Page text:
Last year in April, my intrepid companion and I were walking the hills of Guizhou province. We wandered through villages of the Dong and Miao minority, traipsed through tea fields and orchards of “tea oil nuts”, befriended ducklings, and became acquainted with every pothole on National Road 321.
It was a magical trip, due in no small part to the beautiful scenery and the abundance of glutinous rice cakes that were given us by villagers. Everywhere we went, people were making baba (粑粑) with the first spring flowers of qingming cao, “clear and bright grass” (清明草). Foraged from the mountains, the sprigs of yellow flowers are chopped up and steamed with ground glutinous rice flour into cakes, or fried into crepes. We learned that this was a traditional food of southwestern China for Qingming Jie, the Tomb Sweeping Festival (April 3 or 4), which in Beijing lasts only one day and takes place with little ceremony or pomp.
Not so in the remote mountains of Guizhou, where the Qingming baba are made early, and made continuously, throughout late March and April (the date of Qingming itself is also rather flexible, with some places not celebrating until mid-April). Sharing seems to be the norm: many people gifted us with a hunk of their own homemade baba, whether we happened to be eating in their restaurant or if we had just met them walking on the mountain. As a result, we were able to try a wide variety of these rice cakes, made in different styles by different people (mostly women, actually) from different villages.
The small yellow flowers add a fresh, herbal flavor to the rice cake, as well as a muddy-green lavender hue (the strange science of flower dyes). They’re chopped so finely as to not affect the texture, which is chewy and sticky, like that of any good sticky rice confection. The specimens we encountered in Yunnan, Guizhou and Guangxi were all lightly sweetened, though people in other regions of China also make savory versions stuffed with a filling.
Officially named 鼠鞠草 (shuju cao) in Chinese and Jersey cudweed (Gnaphalium affine) in English, this little flower is said to clear the lungs and cure the cough. Proper Qingming baba should be made from wild-picked plants, though old ladies also sell ready-made cakes for busy townsfolk. Interestingly, qingming cao also features in the seven-herb rice porridge made for Japan’s Nanakusa no sekku (Festival of the Seven Herbs). This holiday originates from southern China, where since the Han dynasty, people have made a “seven greens” porridge on the seventh day of the first lunar month to celebrate the first shoots of springtime.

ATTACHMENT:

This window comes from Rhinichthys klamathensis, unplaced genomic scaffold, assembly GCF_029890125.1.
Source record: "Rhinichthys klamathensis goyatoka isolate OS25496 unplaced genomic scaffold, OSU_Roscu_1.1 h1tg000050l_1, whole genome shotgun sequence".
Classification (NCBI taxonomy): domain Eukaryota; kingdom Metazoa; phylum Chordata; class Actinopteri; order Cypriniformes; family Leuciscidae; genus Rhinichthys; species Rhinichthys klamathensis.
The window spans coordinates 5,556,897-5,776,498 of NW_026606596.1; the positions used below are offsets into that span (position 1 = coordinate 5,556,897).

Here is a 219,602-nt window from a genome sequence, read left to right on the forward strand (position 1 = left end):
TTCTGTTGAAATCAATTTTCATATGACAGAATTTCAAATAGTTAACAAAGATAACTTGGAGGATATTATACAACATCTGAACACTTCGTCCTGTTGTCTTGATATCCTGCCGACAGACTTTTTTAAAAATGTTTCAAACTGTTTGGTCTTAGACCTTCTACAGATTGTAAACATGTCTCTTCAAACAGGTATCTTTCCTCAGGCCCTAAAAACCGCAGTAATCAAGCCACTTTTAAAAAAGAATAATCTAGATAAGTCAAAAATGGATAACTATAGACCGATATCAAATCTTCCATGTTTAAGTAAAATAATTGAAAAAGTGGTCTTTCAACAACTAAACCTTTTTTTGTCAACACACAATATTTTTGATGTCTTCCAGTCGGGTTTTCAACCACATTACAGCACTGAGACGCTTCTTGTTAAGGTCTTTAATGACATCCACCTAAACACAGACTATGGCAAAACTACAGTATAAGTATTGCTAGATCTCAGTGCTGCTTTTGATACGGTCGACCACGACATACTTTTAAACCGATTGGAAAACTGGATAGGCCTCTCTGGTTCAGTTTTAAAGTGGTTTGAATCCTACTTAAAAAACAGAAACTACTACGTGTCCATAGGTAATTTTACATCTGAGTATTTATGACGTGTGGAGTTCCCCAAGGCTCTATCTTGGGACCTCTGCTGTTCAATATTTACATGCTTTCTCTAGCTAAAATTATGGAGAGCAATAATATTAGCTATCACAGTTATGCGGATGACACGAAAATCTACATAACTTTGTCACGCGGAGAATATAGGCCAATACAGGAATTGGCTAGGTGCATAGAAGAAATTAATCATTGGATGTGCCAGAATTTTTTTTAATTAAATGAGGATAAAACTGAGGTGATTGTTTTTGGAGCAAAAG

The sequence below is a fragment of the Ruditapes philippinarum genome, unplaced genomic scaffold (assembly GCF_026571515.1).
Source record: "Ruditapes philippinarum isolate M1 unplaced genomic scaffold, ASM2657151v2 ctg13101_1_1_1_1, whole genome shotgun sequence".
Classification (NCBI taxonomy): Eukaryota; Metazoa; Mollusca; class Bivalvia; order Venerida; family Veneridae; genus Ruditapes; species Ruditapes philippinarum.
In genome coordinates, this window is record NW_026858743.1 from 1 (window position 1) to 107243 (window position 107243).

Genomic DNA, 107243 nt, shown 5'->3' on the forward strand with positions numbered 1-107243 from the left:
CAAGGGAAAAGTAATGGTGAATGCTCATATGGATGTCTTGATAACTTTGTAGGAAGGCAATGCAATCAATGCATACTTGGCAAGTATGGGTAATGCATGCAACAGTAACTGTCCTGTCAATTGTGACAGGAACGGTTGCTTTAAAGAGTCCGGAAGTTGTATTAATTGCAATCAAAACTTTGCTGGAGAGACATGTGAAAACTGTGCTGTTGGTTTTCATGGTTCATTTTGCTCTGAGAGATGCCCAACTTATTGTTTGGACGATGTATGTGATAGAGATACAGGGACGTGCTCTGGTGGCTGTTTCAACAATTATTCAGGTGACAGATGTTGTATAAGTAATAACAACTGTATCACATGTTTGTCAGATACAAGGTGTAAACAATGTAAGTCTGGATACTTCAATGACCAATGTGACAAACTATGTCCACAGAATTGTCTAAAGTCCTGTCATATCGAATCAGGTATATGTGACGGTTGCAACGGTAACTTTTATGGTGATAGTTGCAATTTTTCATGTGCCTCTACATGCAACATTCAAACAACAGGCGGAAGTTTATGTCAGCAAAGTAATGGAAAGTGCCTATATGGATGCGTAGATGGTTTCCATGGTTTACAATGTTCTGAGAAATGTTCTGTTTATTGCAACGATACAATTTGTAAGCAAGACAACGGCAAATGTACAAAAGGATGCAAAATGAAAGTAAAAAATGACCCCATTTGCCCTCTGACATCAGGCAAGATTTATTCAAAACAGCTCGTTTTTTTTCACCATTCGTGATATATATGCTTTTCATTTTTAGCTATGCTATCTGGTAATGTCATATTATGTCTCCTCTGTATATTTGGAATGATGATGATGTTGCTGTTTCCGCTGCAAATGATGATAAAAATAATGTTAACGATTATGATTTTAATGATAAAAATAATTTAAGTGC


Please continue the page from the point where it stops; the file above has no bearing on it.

We spotted these Qingming baba in the county seat of Rongjiang (榕江), in southeastern Guizhou, which had a lively food market as well as an especially large Sunday market. The ladies snip off hunks of cake with the scissors, making an excellent afternoon snack.
Rongjiang was a wonderful town for eating, if you didn’t feel like you always had to have a restaurant meal – those are few. There was a small family-run stall that made wonderful spicy stir-fries from an ever-changing selection of fresh vegetables. But it was the street snacks that were really phenomenal, like this taro cake (yutou gao 芋头糕) studded with cured pork and scallions and all sorts of savory goodness. The cake is chopped into chunks and served in a small bowl with a generous dousing of hot peppers and a dark, delicious sauce, all for around RMB 2.
We also gobbled down a little parcel of these deep-fried patties of glutinous rice (grains, not flour, this time), zhe’ergen roots, and chili peppers. It was crunchy and crisp – like guoba (锅巴), those sheets of rice that have been stuck to the pot – but the outer coating of spices was, frankly, too spicy and greasy. Gabriel was a much bigger fan than I, and did most of the gobbling.
My personal favorite was the 冰浆 (bingjiang) or “ice syrup,” a cross between a smoothie and shaved ice, and which got me to thinking that Guizhou perhaps has a lot in common with other southeast Asia countries. This little girl, her parents’ after-school helper, deftly initiated us into the wondrous world of this refreshing treat, and we rewarded her efforts by returning here multiple times during our Rongjiang stay. Several “fillings” of your choice – fresh strawberries, mangoes, bananas, apples, yangmei (Chinese bayberry), cantaloupe, watermelon, and purple sticky rice – are blended with crushed ice. Then the whole thing will then get several toppings; we recommend sesame, crushed peanuts, and sunflower seeds for crunch and sweet-salty contrast, but you can also choose radioactively colored candy bits to confuse your taste buds. For just RMB 3, you can’t find anything its equal in Beijing – that’s less than the price of a jianbing, these days.
I must also note that no ducklings were consumed at any point on this trip.